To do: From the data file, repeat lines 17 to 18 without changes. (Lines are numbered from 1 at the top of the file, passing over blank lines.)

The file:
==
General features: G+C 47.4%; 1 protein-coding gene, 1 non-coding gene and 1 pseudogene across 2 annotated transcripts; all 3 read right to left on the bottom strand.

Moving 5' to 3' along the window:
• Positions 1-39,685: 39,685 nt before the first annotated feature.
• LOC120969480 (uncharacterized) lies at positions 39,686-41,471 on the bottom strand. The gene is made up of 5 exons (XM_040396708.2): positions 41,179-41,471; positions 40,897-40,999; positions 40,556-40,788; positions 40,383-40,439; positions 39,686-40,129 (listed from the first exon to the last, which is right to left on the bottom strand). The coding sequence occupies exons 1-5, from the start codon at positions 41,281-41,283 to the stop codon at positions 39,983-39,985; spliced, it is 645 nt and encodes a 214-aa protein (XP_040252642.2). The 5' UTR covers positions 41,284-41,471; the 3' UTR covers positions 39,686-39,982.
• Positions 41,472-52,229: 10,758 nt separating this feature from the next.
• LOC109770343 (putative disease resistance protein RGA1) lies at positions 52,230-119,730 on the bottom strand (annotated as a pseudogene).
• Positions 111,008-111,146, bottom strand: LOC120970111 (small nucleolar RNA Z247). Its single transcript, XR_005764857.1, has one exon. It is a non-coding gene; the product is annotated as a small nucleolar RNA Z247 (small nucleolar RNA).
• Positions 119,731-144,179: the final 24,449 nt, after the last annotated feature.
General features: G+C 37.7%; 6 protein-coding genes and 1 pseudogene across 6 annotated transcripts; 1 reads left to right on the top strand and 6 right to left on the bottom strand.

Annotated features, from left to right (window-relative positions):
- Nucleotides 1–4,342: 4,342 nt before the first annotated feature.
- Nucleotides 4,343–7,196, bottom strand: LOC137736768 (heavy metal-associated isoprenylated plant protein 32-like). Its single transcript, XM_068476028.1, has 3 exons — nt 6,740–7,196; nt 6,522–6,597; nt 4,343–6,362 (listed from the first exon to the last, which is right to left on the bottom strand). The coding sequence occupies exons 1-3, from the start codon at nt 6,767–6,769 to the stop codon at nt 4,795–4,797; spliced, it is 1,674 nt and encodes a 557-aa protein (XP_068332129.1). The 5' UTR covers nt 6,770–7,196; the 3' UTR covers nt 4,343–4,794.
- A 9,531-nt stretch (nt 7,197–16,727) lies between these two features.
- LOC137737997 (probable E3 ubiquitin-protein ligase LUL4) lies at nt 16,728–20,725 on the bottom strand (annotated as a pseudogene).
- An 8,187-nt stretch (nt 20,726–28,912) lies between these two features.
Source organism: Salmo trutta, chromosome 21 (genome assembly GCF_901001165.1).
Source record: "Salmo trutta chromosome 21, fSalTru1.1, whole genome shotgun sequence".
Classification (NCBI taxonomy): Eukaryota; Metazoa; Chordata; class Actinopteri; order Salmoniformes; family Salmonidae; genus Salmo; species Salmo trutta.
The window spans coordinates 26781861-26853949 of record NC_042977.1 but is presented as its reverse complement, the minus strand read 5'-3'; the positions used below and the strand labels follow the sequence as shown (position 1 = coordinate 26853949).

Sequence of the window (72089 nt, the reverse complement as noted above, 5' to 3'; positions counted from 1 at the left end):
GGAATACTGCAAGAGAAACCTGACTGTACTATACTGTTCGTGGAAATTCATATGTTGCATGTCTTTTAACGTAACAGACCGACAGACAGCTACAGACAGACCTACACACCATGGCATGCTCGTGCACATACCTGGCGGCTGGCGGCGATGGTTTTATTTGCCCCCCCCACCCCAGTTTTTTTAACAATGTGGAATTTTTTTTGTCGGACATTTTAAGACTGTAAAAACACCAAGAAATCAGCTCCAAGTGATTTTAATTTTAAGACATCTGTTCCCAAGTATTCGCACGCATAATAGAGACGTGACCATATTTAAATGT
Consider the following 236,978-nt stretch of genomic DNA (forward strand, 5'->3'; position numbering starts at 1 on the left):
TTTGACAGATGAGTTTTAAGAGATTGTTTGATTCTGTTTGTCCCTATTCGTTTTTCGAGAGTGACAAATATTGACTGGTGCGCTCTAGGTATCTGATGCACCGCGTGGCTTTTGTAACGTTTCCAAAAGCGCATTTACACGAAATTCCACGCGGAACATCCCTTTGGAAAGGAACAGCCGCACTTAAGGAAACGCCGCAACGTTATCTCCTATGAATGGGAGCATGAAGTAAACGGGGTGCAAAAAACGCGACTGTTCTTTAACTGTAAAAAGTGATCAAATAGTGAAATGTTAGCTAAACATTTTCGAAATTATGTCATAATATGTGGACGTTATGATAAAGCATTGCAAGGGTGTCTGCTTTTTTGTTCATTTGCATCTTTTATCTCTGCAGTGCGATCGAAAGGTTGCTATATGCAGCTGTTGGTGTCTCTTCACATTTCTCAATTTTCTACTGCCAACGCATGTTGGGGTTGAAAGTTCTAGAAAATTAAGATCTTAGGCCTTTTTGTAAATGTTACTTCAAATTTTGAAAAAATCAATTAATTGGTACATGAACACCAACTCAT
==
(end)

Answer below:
Source record: "Salmo trutta chromosome 21, fSalTru1.1, whole genome shotgun sequence".
Classification (NCBI taxonomy): Eukaryota; Metazoa; Chordata; class Actinopteri; order Salmoniformes; family Salmonidae; genus Salmo; species Salmo trutta.